Early Intervention & Personnel / by Darryl Holliday

  1. The Chicago Police Department leadership must take ownership of accountability issues and order the design and implementation of a mandatory Early Intervention System (EIS) that centrally collects data across a broad range of data points to capture information on the totality of officer activity.
  2. CPD’s EIS must be non-disciplinary in nature.
  3. CPD’s EIS should track all available data on officer activities.
  4. CPD’s EIS should use peer-to-peer data comparisons to identify which officers receive interventions.
  5. Create a structured, tiered program where interventions are appropriate, escalate proportionally and are timely.
  6. CPD’s EIS should track officer transfers and require supervisors to review and acknowledge data on new officers who are transferred onto their assignment.
  7. CPD’s EIS should require ongoing monitoring of interventions and develop an assessment tool to continually examine the program for improvement.
  8. CPD must make support and training of supervisors a top priority and create policies that hold supervisors accountable for the conduct of their officers. 
    • Provide training to supervisors on their responsibilities and obligations as the first-line of defense in accountability generally and in the EIS process specifically. This means, at the very least, providing mandatory training and talking points that help guide supervisory interventions with officers. 
    • Integrate regular accountability measures for supervisors to incentivize buy-in to the new system. As part of that effort, CPD should integrate supervisor responsibilities for EIS and personnel management into the testing and promotional requirements. Also, CompStat meetings must be expanded immediately to include information about personnel actions, and supervisors should be held accountable for the performance indicators of their officers, just as they currently are with crime statistics and trends. 
    • Provide greater support to supervisors in their management roles. All sergeants, lieutenants, captains and Commanders should be trained in managing the well-being of officers under their command and be compelled to use the dashboards that track officer activity.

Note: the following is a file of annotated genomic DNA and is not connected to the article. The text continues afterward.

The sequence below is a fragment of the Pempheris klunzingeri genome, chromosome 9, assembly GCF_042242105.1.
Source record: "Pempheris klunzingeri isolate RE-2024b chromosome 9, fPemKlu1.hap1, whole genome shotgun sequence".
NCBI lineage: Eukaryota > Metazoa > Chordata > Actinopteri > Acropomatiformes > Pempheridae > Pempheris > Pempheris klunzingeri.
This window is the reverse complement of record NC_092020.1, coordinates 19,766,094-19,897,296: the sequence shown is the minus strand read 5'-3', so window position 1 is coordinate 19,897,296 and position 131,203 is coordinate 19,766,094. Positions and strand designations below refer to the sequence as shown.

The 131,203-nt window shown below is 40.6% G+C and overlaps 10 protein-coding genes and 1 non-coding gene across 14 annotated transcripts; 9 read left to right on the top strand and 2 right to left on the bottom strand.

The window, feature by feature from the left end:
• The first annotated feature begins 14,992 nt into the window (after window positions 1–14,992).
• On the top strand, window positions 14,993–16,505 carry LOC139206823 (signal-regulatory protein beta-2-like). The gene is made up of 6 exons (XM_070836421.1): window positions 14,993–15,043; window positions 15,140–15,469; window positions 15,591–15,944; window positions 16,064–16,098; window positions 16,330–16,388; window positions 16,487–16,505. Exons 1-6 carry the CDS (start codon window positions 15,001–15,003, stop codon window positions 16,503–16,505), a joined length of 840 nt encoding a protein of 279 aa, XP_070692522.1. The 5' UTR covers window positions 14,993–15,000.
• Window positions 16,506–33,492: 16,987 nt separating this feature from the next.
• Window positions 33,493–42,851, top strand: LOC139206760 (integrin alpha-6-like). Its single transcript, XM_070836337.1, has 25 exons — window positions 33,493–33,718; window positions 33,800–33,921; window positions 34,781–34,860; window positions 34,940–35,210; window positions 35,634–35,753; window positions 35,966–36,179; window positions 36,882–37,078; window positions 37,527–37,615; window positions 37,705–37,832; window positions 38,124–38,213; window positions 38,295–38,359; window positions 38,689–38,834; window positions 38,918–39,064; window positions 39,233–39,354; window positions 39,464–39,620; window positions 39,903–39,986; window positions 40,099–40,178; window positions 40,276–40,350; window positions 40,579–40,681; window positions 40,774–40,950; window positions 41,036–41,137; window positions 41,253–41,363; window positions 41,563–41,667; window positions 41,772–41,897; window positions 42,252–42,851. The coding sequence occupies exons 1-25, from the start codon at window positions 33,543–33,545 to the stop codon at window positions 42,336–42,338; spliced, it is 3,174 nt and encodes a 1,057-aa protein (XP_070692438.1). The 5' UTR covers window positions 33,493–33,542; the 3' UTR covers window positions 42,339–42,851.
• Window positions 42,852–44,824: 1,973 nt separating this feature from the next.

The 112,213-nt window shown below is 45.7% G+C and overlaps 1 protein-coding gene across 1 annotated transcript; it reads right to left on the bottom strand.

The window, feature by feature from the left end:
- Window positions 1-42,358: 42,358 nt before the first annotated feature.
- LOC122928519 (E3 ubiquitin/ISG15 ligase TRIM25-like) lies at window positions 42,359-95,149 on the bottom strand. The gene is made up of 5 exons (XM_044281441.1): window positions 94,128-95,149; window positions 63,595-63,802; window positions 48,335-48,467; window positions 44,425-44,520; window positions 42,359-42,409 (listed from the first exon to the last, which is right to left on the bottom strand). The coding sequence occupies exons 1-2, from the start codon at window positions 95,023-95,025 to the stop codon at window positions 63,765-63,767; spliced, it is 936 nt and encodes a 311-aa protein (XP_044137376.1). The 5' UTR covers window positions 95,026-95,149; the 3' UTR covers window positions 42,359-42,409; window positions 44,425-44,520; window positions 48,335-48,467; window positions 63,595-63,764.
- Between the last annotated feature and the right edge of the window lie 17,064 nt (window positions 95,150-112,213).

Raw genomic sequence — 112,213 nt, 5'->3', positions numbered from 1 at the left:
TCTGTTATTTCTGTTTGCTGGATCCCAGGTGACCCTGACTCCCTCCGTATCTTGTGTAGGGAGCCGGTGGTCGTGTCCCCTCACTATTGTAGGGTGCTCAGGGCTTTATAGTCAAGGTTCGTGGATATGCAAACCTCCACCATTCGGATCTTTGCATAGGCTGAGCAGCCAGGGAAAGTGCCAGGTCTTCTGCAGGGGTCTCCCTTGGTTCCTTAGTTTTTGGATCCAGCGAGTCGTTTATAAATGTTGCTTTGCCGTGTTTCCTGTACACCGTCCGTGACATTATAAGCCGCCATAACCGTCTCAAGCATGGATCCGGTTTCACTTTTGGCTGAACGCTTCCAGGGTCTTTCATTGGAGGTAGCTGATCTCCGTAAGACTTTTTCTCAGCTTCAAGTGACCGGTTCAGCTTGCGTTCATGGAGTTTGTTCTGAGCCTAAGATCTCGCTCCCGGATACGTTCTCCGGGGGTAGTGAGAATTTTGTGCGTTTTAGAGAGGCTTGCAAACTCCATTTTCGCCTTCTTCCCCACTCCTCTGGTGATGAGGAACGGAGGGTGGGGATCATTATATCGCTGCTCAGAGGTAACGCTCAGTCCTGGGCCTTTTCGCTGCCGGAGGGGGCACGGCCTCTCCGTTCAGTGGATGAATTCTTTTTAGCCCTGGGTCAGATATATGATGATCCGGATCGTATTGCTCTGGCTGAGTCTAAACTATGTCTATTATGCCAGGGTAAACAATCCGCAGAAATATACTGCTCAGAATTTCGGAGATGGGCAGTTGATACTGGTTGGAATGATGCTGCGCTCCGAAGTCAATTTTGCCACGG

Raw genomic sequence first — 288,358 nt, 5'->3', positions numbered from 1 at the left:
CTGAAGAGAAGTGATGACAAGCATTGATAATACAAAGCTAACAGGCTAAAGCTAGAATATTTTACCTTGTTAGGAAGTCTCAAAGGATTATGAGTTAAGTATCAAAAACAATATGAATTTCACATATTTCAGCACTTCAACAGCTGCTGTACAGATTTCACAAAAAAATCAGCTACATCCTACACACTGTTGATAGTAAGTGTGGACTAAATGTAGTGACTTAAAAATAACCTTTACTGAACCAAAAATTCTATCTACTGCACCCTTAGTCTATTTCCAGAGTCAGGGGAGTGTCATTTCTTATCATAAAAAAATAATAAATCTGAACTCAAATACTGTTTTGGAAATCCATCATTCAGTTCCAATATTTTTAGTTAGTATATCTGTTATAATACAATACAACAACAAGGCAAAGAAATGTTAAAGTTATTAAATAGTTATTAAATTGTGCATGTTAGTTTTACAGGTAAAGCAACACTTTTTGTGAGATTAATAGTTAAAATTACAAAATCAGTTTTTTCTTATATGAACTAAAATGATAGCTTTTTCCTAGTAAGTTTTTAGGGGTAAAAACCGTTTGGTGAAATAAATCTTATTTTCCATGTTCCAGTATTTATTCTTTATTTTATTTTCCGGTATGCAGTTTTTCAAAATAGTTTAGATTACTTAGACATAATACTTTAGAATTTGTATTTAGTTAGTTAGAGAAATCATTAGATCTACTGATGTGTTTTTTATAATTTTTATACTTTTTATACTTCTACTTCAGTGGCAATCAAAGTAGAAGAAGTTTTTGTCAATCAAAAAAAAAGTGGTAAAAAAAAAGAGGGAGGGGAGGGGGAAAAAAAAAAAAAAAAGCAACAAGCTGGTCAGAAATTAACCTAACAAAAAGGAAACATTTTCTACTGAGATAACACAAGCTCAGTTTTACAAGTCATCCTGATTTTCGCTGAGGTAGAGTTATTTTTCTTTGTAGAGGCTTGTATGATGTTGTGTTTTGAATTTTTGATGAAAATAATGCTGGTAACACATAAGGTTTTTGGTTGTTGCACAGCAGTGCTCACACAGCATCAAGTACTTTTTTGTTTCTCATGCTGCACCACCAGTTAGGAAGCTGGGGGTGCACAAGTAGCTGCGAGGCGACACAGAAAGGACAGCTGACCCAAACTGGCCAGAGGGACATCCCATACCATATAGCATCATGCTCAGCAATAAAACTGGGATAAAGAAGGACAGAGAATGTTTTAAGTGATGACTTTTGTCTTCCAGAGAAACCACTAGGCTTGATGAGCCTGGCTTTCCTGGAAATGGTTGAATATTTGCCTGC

9. The individual in charge of human resources at CPD must be an expert in the field of human resources and related personnel maters.
  10. Until a fully automated EIS program can be implemented, CPD should create a manual intervention system, which undertakes an immediate assessment of officer fitness for duty. 
    • CPD, working with IPRA and/or the new CPIA, and with reference to the time period January 1, 2010 – January 1, 2016, should immediately identify officers (1) with 10 or more CRs, whether or not an affidavit was completed; (2) who have a pattern of missing court; or (3) have been named in two/three or more lawsuits during this time period. 
    • During this time, CPD should conduct monthly meetings with the State’s Attorney, Public Defender, Presiding Judge of Criminal Division, City Law Department and, separately, Chief Judge of the Northern District of Illinois for the purpose of determining any adverse findings against police officers that bear on credibility, training issues or patterns of behavior. All information gathered should be factored into the manual intervention system. 
    • Any officers identified through these methods should be assessed for placement in BIS, PC or some other form of individualized work plan that involves their chain of command.
  11. The EIS program should include community outreach efforts by providing public access to data generated by the EIS program and inviting community stakeholders to CompStat-type meetings to discuss EIS data and outcomes. 
    • Publish, on a monthly basis, aggregate data on the following: new and pending complaints by unit, disciplinary actions, missed court dates, new civil legal proceedings against officers, new criminal legal proceedings against officers, vehicle pursuits, vehicle collisions, uses of force, employee commendations, uses of firearms, injuries to persons in custody, judicial proceedings where an officer is the subjective of a protective or restraining order, adverse judicial credibility determinations against an officer, or disciplinary actions. 
    • Establish a regular community-inclusive meeting to share data and insights from EIS.